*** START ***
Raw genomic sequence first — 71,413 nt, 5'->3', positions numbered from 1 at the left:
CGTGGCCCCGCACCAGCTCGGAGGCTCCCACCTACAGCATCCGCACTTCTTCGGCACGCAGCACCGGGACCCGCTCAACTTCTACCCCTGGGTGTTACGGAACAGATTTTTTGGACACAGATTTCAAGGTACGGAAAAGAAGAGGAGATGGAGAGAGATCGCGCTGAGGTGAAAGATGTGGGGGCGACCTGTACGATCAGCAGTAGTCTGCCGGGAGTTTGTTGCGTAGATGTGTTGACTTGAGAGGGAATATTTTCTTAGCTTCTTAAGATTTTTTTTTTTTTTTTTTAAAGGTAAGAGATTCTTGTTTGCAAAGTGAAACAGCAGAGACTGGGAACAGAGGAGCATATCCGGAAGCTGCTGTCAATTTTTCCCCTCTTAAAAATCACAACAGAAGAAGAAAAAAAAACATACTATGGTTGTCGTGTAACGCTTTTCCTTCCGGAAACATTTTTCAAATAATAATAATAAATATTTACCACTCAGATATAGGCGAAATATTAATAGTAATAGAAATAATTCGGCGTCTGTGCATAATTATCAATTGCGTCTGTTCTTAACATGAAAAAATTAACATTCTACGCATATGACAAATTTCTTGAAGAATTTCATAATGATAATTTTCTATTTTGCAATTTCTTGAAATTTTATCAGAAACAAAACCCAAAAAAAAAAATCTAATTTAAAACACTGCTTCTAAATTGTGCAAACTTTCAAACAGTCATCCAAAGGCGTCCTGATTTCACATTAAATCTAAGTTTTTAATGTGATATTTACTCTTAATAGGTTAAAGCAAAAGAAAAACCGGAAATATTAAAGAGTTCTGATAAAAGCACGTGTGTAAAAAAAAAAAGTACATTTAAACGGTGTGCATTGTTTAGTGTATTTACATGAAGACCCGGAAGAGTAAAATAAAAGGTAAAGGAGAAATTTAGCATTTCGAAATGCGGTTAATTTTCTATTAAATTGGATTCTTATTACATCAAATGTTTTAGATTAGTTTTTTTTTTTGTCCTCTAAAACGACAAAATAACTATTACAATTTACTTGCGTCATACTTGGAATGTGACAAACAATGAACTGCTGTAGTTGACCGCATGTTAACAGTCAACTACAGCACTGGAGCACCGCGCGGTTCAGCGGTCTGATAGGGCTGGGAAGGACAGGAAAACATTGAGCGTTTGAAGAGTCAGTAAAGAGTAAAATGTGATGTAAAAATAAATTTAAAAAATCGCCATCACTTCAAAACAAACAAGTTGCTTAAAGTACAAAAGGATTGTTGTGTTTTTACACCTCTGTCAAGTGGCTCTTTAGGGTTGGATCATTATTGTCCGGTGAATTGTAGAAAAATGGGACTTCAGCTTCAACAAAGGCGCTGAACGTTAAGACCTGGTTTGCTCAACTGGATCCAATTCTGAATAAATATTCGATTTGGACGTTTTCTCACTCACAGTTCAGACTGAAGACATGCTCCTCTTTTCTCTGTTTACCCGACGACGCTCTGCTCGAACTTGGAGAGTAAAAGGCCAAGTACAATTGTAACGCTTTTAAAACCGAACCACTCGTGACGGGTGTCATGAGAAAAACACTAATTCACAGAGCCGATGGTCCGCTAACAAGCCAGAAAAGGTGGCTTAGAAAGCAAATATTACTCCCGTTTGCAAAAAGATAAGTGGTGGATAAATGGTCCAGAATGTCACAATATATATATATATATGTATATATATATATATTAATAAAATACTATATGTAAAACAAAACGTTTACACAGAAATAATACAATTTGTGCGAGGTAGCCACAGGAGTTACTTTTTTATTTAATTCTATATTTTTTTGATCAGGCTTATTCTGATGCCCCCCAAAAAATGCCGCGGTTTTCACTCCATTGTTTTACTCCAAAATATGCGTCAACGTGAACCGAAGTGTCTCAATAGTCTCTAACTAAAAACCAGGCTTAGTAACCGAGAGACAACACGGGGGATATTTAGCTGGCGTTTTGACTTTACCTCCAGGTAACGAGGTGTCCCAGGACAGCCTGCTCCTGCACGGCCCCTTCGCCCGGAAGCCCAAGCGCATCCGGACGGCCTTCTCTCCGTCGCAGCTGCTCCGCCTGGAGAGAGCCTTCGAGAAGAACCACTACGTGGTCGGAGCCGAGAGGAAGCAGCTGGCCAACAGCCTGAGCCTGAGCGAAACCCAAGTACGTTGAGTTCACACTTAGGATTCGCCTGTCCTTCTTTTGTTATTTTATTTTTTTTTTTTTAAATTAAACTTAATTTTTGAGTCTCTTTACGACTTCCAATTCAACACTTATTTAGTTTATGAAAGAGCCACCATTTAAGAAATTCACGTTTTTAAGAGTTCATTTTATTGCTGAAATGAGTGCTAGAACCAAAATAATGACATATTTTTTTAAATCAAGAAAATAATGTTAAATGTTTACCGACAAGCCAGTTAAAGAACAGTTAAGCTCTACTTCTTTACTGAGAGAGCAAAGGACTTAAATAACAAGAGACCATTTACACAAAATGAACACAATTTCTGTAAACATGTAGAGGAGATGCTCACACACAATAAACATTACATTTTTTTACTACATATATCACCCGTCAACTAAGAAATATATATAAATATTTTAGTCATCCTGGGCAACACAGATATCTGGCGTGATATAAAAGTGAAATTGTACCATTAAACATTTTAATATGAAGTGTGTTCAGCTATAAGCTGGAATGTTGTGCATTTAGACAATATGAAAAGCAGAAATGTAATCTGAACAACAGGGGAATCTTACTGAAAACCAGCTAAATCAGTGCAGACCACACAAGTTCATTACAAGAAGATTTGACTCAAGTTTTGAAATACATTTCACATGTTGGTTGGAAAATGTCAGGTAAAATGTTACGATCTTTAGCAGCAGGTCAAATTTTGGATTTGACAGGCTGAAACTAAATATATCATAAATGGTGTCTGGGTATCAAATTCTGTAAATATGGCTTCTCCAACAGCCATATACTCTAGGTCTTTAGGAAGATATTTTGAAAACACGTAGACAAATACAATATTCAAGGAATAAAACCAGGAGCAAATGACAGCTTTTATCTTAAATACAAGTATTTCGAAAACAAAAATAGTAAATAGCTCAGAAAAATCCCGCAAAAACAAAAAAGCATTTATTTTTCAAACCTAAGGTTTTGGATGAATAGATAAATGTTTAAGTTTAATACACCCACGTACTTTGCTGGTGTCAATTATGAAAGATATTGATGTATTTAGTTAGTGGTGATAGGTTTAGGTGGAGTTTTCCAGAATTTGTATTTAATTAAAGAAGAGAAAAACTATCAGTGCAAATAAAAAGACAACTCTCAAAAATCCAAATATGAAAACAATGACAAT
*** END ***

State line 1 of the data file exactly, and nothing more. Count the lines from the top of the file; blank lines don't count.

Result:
Raw genomic sequence first — 71,413 nt, 5'->3', positions numbered from 1 at the left: